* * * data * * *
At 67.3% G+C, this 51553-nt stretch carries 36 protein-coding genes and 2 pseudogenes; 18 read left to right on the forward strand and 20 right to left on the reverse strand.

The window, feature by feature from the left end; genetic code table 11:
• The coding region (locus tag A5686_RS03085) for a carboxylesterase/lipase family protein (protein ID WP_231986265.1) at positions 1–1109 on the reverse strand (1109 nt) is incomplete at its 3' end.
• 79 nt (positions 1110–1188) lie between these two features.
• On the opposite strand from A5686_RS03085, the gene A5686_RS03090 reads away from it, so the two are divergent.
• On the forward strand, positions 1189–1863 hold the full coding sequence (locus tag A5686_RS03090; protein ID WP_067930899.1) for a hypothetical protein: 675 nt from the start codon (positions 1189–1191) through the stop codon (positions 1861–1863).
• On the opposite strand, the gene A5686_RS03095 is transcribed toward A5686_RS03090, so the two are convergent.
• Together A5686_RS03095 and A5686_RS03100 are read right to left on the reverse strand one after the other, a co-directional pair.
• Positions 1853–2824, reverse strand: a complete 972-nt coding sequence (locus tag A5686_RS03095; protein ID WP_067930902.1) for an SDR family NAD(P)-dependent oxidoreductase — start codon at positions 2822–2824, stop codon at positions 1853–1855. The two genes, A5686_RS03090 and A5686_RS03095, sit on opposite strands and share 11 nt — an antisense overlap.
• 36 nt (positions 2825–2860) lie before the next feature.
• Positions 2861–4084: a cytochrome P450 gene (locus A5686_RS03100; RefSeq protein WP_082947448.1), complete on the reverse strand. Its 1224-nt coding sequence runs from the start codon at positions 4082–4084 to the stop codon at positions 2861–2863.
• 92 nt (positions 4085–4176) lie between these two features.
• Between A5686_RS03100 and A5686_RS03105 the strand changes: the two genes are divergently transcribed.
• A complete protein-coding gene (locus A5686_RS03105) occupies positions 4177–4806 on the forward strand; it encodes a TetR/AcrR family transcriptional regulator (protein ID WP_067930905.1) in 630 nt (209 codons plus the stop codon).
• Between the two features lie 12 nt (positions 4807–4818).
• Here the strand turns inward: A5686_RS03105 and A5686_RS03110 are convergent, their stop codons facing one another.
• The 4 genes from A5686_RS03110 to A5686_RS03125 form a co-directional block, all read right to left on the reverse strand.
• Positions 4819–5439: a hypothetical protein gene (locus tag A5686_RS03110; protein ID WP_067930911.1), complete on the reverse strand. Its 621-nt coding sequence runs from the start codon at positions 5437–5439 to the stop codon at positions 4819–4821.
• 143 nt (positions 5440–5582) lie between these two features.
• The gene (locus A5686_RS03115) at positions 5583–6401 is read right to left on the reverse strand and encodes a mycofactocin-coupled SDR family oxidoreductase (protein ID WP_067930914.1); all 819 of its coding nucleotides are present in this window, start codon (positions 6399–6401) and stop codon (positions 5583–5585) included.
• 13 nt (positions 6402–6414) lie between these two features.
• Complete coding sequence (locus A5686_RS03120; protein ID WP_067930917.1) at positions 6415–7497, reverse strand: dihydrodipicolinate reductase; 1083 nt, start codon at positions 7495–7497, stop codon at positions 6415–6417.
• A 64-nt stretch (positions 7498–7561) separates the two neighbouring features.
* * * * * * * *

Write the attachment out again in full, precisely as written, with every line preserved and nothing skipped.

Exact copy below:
At 67.3% G+C, this 51553-nt stretch carries 36 protein-coding genes and 2 pseudogenes; 18 read left to right on the forward strand and 20 right to left on the reverse strand.

The window, feature by feature from the left end; genetic code table 11:
• The coding region (locus tag A5686_RS03085) for a carboxylesterase/lipase family protein (protein ID WP_231986265.1) at positions 1–1109 on the reverse strand (1109 nt) is incomplete at its 3' end.
• 79 nt (positions 1110–1188) lie between these two features.
• On the opposite strand from A5686_RS03085, the gene A5686_RS03090 reads away from it, so the two are divergent.
• On the forward strand, positions 1189–1863 hold the full coding sequence (locus tag A5686_RS03090; protein ID WP_067930899.1) for a hypothetical protein: 675 nt from the start codon (positions 1189–1191) through the stop codon (positions 1861–1863).
• On the opposite strand, the gene A5686_RS03095 is transcribed toward A5686_RS03090, so the two are convergent.
• Together A5686_RS03095 and A5686_RS03100 are read right to left on the reverse strand one after the other, a co-directional pair.
• Positions 1853–2824, reverse strand: a complete 972-nt coding sequence (locus tag A5686_RS03095; protein ID WP_067930902.1) for an SDR family NAD(P)-dependent oxidoreductase — start codon at positions 2822–2824, stop codon at positions 1853–1855. The two genes, A5686_RS03090 and A5686_RS03095, sit on opposite strands and share 11 nt — an antisense overlap.
• 36 nt (positions 2825–2860) lie before the next feature.
• Positions 2861–4084: a cytochrome P450 gene (locus A5686_RS03100; RefSeq protein WP_082947448.1), complete on the reverse strand. Its 1224-nt coding sequence runs from the start codon at positions 4082–4084 to the stop codon at positions 2861–2863.
• 92 nt (positions 4085–4176) lie between these two features.
• Between A5686_RS03100 and A5686_RS03105 the strand changes: the two genes are divergently transcribed.
• A complete protein-coding gene (locus A5686_RS03105) occupies positions 4177–4806 on the forward strand; it encodes a TetR/AcrR family transcriptional regulator (protein ID WP_067930905.1) in 630 nt (209 codons plus the stop codon).
• Between the two features lie 12 nt (positions 4807–4818).
• Here the strand turns inward: A5686_RS03105 and A5686_RS03110 are convergent, their stop codons facing one another.
• The 4 genes from A5686_RS03110 to A5686_RS03125 form a co-directional block, all read right to left on the reverse strand.
• Positions 4819–5439: a hypothetical protein gene (locus tag A5686_RS03110; protein ID WP_067930911.1), complete on the reverse strand. Its 621-nt coding sequence runs from the start codon at positions 5437–5439 to the stop codon at positions 4819–4821.
• 143 nt (positions 5440–5582) lie between these two features.
• The gene (locus A5686_RS03115) at positions 5583–6401 is read right to left on the reverse strand and encodes a mycofactocin-coupled SDR family oxidoreductase (protein ID WP_067930914.1); all 819 of its coding nucleotides are present in this window, start codon (positions 6399–6401) and stop codon (positions 5583–5585) included.
• 13 nt (positions 6402–6414) lie between these two features.
• Complete coding sequence (locus A5686_RS03120; protein ID WP_067930917.1) at positions 6415–7497, reverse strand: dihydrodipicolinate reductase; 1083 nt, start codon at positions 7495–7497, stop codon at positions 6415–6417.
• A 64-nt stretch (positions 7498–7561) separates the two neighbouring features.